Showing Emotion


I find so many helpful writing tips on Pinterest, and showing emotion through dialogue hasn’t come as naturally to me as I thought it would as far as what the character is doing while either speaking or listening to whoever is in the scene with them. However, this post from The Writer’s Handbook Tumblr blog,  who shared it from  One Stop For Writer’s Pinterest board explains the way to show important emotions that for some reason haven’t come easy to me.

Emotions such showing interest or disinterest in a character, showing nervousness, frustration or anger, (such as trembling or clenching their fists), sadness, etc. While I’m reading a good book for the first time, the plot itself holds my attention, which is exactly what our books should do for readers. When the writing is so well done that I barely pay attention to the grammar and writing style of the author the first time I read it, that is a story that I will read again from my writer’s mind.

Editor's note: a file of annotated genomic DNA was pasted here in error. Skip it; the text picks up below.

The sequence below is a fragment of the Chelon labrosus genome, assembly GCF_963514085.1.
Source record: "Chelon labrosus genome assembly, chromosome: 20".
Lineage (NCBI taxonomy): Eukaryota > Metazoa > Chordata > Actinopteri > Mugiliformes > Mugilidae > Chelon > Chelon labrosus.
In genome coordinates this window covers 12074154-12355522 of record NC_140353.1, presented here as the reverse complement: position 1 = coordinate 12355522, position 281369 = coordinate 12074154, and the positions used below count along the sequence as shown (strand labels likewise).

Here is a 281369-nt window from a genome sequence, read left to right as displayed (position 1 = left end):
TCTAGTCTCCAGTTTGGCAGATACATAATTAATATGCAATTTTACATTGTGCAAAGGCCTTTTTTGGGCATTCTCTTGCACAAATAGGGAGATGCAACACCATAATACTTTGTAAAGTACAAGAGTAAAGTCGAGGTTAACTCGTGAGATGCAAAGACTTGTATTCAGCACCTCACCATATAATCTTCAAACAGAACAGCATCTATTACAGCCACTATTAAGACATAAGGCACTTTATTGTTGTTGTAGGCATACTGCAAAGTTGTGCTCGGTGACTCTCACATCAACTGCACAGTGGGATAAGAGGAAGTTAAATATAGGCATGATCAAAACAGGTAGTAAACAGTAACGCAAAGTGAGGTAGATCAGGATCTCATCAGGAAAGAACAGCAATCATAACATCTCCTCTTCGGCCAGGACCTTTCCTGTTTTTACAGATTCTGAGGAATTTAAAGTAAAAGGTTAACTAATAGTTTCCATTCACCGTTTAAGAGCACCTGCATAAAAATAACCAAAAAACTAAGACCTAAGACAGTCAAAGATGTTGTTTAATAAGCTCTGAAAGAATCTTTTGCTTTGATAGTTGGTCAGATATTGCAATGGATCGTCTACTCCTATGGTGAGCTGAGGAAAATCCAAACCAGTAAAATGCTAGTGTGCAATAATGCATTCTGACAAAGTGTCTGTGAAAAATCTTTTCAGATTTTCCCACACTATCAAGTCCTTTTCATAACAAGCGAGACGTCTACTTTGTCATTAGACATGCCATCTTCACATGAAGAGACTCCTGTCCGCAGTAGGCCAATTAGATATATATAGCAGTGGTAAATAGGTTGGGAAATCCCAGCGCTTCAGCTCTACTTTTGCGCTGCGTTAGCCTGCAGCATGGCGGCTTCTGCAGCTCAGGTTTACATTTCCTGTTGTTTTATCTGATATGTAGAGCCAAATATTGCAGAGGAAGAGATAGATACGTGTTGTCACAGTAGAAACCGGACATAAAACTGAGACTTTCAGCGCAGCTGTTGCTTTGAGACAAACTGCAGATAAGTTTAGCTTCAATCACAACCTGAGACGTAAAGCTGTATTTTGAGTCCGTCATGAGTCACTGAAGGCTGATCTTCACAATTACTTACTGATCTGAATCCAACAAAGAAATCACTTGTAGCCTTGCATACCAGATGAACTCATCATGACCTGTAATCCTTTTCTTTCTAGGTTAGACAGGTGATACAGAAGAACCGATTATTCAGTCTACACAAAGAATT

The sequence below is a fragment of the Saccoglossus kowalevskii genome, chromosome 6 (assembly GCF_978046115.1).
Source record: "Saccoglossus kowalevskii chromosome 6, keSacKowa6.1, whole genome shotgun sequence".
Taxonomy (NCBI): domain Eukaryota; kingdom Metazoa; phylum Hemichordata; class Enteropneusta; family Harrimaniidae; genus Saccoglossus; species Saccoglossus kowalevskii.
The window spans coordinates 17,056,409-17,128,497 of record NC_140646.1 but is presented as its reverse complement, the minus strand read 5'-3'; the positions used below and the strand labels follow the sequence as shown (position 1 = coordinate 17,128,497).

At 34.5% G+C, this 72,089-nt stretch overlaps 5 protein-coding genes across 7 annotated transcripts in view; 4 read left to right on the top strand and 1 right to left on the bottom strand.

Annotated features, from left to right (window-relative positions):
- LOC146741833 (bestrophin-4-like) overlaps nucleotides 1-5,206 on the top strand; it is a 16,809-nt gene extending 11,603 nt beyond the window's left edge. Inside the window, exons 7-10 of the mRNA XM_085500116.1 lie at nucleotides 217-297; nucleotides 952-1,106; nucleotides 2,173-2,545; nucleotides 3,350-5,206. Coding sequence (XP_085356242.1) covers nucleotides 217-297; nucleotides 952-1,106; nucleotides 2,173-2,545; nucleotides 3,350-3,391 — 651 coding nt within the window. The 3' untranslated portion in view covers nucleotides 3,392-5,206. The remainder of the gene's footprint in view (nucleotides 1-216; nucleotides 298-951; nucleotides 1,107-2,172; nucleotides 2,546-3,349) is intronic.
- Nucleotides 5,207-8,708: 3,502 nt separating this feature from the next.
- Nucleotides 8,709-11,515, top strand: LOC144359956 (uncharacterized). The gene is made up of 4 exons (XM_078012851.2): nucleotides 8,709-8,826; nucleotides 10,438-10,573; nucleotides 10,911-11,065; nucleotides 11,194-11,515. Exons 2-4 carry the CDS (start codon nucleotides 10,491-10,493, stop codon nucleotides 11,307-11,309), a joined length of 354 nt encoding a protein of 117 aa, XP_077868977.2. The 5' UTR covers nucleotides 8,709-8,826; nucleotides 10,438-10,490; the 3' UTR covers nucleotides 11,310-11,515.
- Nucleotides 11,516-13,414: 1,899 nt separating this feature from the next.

The First Five Pages

I have been reading and editing the first chapter of my novel, The Enchanted Locket, and have gone back to reading my how-to books. I learned some great tips about hooks from Noah Lukeman’s book: The First Five Pages, A Writer’s Guide to Staying Out of the Rejection Pile.

The concept known as a hook is an interesting and powerful first sentence or paragraph that you feel you must keep reading. The hook can establish a setting, character, narrator, or convey a shocking piece of information. The first line is not much space to work with, so you must be very creative. The hook’s purpose is to set the tone for the story. If the hook is intense, then it will be difficult to maintain that intensity throughout the entire book.

The beginning of the novel isn’t the only good place for a hook. Ending your chapter with such robust writing that the reader is eager to find out what happens next. The hook propelled them to read the following chapter.

Lukeman advises us to “think of hooks in a completely new way: not just to be used as openings and closings of chapters but also as openings and closings of line breaks, of paragraphs and ultimately even of sentences.” In other words, pretending that the paragraph that we are working on at any given moment, no matter where it occurs in the book, is the opening of your novel, and the end of each paragraph is your book’s finale.

This was a huge eye opener for me, to realize how working on hooks will influence the entire book. I certainly have my work cut out for me with all of these hooks!